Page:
Mealybug

Glasshouse mealybugs are common sap-feeding insects that infest a wide range of houseplants and greenhouse plants. Mealybugs weaken plants and excrete a sticky substance (honeydew) on foliage, which allows the growth of sooty moulds.

Mealybugs. Image: RHS, Horticultural Science

Quick facts

Common name Mealybug
Scientific name Planococcus citri, Pseudococcus longispinus, P. calceolariae and others
Plants affected Many houseplants and greenhouse plants
Main symptoms Fluffy white wax, honeydew and sooty moulds
Most active Year round

What is mealybug?

Glasshouse mealybugs are common insects that tend to live together in clusters in inaccessible parts of plants, such as leaf axils, leaf sheaths, between twining stems and under loose bark. They suck sap from plants and then excrete the excess sugars as a substance called honeydew. This lands on the leaves and stems were it is often colonised by sooty moulds, giving the surfaces a blackened appearance.

  • Glasshouse mealybugs are found mainly on greenhouse plants and houseplants, especially cacti and succulents, African violets, bougainvillea, citrus plants, fuchsia, grape vines, hoya, orchids (especially Phalaenopsis), oleander, passion flower, peach and tomato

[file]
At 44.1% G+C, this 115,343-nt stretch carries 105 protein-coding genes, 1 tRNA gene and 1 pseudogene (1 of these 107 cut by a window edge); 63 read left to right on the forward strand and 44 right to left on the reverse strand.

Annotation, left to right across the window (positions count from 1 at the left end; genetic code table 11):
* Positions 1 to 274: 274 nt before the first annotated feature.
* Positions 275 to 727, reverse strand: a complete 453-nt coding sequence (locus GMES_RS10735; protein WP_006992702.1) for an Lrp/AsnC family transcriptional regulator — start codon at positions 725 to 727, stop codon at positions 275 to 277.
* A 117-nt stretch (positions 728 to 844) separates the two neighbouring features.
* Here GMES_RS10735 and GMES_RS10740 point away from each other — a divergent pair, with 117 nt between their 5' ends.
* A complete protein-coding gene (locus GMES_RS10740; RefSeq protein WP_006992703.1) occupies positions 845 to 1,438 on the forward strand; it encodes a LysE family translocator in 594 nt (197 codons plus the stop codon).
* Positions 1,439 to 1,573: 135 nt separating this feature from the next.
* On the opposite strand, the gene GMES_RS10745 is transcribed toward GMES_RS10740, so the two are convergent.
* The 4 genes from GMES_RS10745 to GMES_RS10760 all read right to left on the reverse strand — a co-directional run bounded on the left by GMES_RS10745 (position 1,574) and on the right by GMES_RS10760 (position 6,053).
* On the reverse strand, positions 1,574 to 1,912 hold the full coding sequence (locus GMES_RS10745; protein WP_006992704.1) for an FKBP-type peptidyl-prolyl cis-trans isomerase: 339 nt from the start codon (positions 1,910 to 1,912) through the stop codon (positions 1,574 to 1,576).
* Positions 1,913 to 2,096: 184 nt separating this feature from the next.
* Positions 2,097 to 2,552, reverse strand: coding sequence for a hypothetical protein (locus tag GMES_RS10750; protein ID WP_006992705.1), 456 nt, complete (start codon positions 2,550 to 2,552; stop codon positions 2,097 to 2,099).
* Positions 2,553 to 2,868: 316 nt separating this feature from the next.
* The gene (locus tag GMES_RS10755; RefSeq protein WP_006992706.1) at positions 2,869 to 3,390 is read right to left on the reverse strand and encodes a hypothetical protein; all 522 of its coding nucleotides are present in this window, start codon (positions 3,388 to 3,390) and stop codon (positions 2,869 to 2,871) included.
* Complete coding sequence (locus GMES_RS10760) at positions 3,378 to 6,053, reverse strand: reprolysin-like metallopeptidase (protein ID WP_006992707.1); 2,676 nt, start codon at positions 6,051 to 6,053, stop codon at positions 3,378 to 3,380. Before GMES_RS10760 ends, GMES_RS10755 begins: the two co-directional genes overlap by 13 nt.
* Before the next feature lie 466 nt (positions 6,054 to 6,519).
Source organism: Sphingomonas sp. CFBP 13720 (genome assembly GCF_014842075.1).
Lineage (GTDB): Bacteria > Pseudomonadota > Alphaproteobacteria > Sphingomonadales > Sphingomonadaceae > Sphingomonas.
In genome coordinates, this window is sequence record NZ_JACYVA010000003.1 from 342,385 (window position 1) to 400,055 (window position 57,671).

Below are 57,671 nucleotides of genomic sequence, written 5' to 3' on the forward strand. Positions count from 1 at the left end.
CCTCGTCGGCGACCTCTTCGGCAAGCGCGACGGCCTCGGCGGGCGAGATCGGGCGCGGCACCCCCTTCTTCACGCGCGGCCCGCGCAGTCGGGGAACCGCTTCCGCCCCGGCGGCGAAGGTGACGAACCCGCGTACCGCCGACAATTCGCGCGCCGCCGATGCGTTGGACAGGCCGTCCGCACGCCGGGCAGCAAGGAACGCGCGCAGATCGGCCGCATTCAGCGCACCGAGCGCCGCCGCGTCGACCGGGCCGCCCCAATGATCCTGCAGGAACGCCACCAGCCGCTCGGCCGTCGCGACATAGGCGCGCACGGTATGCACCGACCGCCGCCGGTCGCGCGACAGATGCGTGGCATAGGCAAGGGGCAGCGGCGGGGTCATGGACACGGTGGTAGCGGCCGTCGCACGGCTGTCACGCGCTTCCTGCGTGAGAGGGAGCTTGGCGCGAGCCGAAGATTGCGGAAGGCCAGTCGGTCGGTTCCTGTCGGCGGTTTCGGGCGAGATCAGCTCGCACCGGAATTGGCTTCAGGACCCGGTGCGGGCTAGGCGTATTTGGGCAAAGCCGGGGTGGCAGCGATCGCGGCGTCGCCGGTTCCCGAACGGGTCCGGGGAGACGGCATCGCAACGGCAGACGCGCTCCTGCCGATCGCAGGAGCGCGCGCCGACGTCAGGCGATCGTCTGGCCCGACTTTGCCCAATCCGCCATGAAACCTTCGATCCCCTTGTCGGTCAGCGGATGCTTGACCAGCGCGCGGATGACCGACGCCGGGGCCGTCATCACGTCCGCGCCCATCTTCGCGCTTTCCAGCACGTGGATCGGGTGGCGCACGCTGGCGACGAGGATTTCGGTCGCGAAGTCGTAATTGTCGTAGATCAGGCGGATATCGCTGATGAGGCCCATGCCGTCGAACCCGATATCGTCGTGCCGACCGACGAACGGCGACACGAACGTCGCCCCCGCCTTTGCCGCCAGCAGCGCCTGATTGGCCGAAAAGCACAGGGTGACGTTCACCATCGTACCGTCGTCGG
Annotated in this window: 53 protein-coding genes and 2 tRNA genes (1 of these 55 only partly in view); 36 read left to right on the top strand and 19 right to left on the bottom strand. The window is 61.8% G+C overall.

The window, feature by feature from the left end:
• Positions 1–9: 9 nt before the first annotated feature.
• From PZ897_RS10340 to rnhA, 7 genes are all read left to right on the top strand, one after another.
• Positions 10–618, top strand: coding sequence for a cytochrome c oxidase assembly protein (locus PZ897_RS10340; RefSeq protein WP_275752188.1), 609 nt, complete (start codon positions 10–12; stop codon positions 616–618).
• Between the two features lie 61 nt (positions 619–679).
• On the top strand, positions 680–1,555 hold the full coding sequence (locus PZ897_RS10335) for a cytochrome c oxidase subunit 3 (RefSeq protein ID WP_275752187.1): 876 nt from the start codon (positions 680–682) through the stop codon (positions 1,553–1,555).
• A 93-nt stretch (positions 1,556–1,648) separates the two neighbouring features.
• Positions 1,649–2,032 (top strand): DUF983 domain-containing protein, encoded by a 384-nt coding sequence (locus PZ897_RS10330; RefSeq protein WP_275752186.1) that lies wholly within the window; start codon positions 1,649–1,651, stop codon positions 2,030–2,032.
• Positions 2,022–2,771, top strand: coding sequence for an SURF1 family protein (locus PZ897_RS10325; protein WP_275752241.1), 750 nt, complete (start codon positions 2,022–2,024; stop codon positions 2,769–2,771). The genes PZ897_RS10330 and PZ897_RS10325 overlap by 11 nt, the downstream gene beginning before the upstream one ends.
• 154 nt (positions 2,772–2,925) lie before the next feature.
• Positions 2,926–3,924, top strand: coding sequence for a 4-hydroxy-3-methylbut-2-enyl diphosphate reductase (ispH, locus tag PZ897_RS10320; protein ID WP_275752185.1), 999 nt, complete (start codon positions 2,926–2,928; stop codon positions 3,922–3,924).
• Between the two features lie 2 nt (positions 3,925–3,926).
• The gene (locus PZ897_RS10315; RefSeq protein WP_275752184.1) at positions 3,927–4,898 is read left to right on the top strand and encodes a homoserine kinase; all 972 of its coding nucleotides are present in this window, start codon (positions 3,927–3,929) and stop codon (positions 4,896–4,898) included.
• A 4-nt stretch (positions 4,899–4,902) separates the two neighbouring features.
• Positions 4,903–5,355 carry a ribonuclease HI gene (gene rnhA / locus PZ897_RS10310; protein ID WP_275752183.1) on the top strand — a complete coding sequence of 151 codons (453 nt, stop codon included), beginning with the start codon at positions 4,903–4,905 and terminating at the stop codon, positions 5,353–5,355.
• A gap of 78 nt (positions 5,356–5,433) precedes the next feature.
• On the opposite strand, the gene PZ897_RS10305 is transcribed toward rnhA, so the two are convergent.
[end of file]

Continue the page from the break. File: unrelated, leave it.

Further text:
• Some other mealybug species can attack outdoor plants, such as ceanothus, laburnum, New Zealand flax (Phormium mealybug) and redcurrant.
  • Glasshouse mealybugs thrive in warm conditions, which is why they are not usually a problem on outdoor plants. Glasshouse mealybugs are active all year round on houseplants and in greenhouses
  • Some species of mealybug feed on plant roots, most of these are Rhizoecus species and are also confined to glasshouse and house plants. One species the golden root mealybug, will survive on roots out of doors

Symptoms

You may see the following symptoms:

  • Infestations are usually first noticed as a fluffy white wax produced in the leaf axils or other sheltered places on the plant. The insects or their orange-pink eggs can be found underneath this substance
  • Heavy infestations may result in an accumulation of honeydew. This makes plants sticky and encourages the growth of sooty moulds, giving leaf and stem surfaces a blackened appearance
  • Severe infestations will reduce plant vigour and stunt growth. Heavy infestations may cause premature leaf fall
  • Root mealybugs (Rhizoecus species) are also covered in a white waxy substance and found on plant roots. The golden root mealybug is yellow in colour

Infestations are usually first noticed as a fluffy white wax produced in the leaf axils or other sheltered places on the plant, such as on this <em>Schlumbergera</em> (Easter cactus).